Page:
Members of the Jewish community in Connecticut reacted with shock and disbelief following the mass shooting at a Pittsburgh synagogue on Saturday that claimed eleven lives.
The attack at the Tree of Life synagogue took place in Pittsburgh’s Squirrel Hill neighborhood, a historically Jewish neighborhood considered one of the largest in the country. On Saturday night, Lea Schmerler, of Manchester, had yet to reach relatives living there. Her concern for them was amplified by fear that Saturday’s act of violence is just the beginning. “My parents were survivors of the Holocaust, so my feeling is, ‘here we go again,’” Schmerler said.
Howard Sovronsky, the President and CEO of the Jewish Federation of Greater Hartford, was shocked to see his friend and counterpart Jeff Finkelstein, of the Jewish Federation of Greater Pittsburgh, on national television in the aftermath of the attack. The pair were together in Israel days earlier. “I turned on the TV this morning and there he was consoling his community after eleven people have been killed,” Sovronsky said.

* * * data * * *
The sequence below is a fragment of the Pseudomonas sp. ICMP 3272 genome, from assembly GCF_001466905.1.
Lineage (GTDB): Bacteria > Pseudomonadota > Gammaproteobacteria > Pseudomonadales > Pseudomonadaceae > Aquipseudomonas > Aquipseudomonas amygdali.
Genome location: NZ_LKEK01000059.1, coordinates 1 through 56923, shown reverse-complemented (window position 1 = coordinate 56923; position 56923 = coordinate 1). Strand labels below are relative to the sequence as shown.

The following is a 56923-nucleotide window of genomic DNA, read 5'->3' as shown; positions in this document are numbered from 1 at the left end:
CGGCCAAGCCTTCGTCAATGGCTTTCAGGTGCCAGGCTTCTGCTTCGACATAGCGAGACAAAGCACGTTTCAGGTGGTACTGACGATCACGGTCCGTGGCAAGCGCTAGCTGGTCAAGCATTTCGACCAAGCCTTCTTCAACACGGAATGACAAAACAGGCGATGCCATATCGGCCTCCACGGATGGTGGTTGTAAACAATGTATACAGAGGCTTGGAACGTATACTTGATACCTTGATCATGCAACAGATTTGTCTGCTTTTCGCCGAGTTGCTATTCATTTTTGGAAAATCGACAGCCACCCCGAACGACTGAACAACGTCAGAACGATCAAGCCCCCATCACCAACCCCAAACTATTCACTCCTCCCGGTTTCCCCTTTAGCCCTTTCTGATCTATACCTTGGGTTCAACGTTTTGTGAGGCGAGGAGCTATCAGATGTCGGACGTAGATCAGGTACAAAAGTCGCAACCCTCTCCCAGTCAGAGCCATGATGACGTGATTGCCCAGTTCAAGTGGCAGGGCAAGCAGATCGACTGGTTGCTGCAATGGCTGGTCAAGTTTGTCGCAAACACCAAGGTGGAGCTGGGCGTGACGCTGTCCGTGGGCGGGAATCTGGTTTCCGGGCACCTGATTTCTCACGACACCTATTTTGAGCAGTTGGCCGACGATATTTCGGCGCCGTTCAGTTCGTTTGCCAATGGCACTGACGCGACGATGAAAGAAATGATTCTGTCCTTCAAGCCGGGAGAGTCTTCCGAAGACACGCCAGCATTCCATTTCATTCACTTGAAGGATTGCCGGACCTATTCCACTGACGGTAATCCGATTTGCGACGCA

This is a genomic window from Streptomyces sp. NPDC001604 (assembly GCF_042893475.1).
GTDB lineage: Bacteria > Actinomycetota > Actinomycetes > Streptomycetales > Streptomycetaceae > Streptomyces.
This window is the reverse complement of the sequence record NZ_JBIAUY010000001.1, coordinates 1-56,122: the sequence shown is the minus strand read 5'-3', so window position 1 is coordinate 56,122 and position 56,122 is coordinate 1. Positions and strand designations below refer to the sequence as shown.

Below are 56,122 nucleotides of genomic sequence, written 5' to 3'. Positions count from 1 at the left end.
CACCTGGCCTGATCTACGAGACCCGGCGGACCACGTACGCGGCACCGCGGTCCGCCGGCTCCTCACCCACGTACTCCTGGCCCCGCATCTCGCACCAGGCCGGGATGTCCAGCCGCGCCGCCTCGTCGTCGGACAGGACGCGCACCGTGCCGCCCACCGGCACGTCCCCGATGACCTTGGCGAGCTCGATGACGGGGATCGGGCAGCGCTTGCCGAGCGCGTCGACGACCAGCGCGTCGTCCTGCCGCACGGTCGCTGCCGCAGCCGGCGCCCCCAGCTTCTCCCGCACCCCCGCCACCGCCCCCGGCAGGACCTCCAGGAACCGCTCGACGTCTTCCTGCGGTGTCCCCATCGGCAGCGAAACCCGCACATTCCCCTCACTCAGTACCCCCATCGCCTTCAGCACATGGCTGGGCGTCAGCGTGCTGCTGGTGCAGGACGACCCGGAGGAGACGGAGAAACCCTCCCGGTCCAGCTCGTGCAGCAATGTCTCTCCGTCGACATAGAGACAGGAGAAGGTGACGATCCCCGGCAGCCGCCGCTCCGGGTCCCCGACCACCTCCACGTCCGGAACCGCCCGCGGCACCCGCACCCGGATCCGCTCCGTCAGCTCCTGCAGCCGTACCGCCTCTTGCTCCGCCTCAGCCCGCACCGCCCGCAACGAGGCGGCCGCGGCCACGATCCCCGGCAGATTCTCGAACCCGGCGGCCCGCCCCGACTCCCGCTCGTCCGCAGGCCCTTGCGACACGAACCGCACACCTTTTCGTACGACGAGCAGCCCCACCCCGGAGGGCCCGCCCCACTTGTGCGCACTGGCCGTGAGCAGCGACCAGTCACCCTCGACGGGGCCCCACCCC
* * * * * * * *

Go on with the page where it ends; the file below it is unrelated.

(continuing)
As a precaution, Sovronsky said he is working with local police departments to add security to Jewish day schools in the area when school is in session on Monday.
Sovronsky said Jewish community leaders throughout the country are aware of a rise in anti-Semitic incidents, but that tensions nationwide should worry everyone. “Certainly the whole tone of hatred that is permeating our society now is something that we all should be concerned about,” he said.
For Maxine Lerman, of Manchester, the connections to family and friends in Pittsburgh hammered home the feeling that what happened in Pittsburgh could happen anywhere.
“You go to the synagogue to pray and pray for peace and to have something like that happen. You hear it happens other places. You don’t think it happens in your synagogue and it’s fairly close,” Lerman said.
The Jewish Federation is planning a vigil to stand in solidarity with victims of the shooting on Sunday afternoon at 4 p.m. on the steps of Congregation Beth Israel in West Hartford.